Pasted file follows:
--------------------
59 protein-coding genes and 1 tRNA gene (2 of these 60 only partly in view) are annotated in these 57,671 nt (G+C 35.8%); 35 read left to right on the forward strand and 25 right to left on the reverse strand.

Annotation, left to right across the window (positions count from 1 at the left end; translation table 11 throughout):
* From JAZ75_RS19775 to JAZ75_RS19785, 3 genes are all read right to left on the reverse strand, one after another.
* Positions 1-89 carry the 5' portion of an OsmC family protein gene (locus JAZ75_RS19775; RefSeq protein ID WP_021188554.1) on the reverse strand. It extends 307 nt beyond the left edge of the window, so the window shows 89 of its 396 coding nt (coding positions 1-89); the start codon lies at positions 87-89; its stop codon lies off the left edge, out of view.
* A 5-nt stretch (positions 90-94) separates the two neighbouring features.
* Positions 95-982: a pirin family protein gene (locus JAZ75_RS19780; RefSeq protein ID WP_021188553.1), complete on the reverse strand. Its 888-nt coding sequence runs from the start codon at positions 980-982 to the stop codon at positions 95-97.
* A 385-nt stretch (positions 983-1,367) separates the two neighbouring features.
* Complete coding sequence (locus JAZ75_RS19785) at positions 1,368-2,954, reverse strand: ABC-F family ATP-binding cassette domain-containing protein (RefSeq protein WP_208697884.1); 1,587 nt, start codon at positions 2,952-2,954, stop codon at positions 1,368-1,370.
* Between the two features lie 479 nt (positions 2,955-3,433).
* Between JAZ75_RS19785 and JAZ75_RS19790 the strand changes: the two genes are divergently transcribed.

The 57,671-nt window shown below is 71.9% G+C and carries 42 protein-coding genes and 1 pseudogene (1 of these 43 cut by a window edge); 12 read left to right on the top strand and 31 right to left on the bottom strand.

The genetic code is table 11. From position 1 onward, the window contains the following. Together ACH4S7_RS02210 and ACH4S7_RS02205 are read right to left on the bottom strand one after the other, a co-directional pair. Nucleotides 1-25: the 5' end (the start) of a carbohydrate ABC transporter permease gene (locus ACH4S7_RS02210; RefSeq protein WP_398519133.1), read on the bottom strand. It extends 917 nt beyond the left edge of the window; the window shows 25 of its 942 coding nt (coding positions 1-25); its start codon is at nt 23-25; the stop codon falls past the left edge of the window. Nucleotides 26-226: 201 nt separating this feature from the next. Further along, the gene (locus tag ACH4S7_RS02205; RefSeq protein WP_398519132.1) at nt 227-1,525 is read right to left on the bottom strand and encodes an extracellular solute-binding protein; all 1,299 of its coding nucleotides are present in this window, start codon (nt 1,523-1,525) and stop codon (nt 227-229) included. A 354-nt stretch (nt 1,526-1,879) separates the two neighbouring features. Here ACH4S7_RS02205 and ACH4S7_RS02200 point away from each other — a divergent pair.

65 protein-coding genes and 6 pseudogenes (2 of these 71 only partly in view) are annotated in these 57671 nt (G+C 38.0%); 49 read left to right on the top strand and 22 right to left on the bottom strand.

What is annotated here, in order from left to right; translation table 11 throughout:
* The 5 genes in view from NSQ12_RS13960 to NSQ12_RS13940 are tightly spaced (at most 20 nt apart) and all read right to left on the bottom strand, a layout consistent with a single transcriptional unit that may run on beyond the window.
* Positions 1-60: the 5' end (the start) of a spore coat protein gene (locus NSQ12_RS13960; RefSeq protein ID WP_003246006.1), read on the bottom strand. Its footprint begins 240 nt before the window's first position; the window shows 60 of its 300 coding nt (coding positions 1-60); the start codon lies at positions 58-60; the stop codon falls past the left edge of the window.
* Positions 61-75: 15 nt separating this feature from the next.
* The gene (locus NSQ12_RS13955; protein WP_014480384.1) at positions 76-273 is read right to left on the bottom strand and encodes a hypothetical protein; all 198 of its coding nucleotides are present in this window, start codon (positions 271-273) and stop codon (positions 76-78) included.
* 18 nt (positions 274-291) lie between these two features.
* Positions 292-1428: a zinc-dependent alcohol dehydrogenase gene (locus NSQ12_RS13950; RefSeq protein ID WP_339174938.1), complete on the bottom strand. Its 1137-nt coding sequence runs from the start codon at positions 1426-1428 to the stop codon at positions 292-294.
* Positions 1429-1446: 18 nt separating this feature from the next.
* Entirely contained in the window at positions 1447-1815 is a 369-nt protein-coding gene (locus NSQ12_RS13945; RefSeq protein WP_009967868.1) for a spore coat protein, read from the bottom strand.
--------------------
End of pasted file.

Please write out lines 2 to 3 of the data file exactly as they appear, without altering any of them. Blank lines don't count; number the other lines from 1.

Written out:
Annotation, left to right across the window (positions count from 1 at the left end; translation table 11 throughout):
* From JAZ75_RS19775 to JAZ75_RS19785, 3 genes are all read right to left on the reverse strand, one after another.